Prior studies have identified lower mortality in Black Veterans compared with White Veterans after hospitalization for common medical conditions, but these studies adjusted for comorbid conditions identified in administrative claims.
The objectives of this study were to compare mortality for non-Hispanic White (hereafter, “White”), non-Hispanic Black (hereafter, “Black”), and Hispanic Veterans hospitalized for heart failure (HF) and pneumonia and determine whether observed mortality differences varied according to whether claims-based comorbid conditions and/or clinical variables were included in risk-adjustment models.
This was an observational study.
The study cohort included 143,520 admissions for HF and 127,782 admissions for pneumonia for Veterans hospitalized in 132 Veterans Health Administration (VA) Medical Centers between January 2009 and September 2015.
The primary independent variable was racial/ethnic group (ie, Black, Hispanic, and non-Hispanic White), and the outcome was all-cause mortality 30 days following admission. To compare mortality by race/ethnicity, we used logistic regression models that included different combinations of claims-based, clinical, and sociodemographic variables. For each model, we estimated the average marginal effect (AME) for Black and Hispanic Veterans relative to White Veterans.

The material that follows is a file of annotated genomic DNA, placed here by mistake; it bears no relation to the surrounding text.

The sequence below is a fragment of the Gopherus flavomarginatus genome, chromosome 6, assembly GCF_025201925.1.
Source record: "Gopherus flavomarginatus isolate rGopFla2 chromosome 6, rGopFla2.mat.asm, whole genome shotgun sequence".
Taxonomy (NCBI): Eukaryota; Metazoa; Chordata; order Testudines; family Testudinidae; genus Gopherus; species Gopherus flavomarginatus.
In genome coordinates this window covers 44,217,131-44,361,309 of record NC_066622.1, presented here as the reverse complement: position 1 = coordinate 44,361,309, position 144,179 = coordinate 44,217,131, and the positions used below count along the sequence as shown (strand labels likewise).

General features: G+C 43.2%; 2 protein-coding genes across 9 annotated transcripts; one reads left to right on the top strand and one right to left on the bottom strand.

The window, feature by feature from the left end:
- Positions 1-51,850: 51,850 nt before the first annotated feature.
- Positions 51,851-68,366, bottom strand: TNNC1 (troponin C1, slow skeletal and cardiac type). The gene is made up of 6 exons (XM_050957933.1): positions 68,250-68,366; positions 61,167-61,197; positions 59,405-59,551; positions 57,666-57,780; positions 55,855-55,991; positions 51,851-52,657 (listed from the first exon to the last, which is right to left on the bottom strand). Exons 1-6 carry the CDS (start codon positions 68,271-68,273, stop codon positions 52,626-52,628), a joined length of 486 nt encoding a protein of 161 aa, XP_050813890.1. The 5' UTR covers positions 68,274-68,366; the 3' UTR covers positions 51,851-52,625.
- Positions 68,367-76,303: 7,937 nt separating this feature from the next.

Among the 143,520 (127,782) hospitalizations for HF (pneumonia), the average patient age was 71.6 (70.9) years and 98.4% (97.1%) were male. The unadjusted 30-day mortality rates for HF (pneumonia) were 7.2% (11.0%) for White, 4.1% (10.4%) for Black and 8.4% (16.9%) for Hispanic Veterans. Relative to White Veterans, when only claims-based variables were used for risk adjustment, the AME (95% confidence interval) for the HF [pneumonia] cohort was −2.17 (−2.45, −1.89) [0.08 (−0.41, 0.58)] for Black Veterans and 1.32 (0.49, 2.15) [4.51 (3.65, 5.38)] for Hispanic Veterans. When clinical variables were incorporated in addition to claims-based ones, the AME, relative to White Veterans, for the HF [pneumonia] cohort was −1.57 (−1.88, −1.27) [−0.83 (−1.31, −0.36)] for Black Veterans and 1.50 (0.71, 2.30) [3.30 (2.49, 4.11)] for Hispanic Veterans.
Compared with White Veterans, Black Veterans had lower mortality, and Hispanic Veterans had higher mortality for HF and pneumonia. The inclusion of clinical variables into risk-adjustment models impacted the magnitude of racial/ethnic differences in mortality following hospitalization. Future studies examining racial/ethnic disparities should consider including clinical variables for risk adjustment.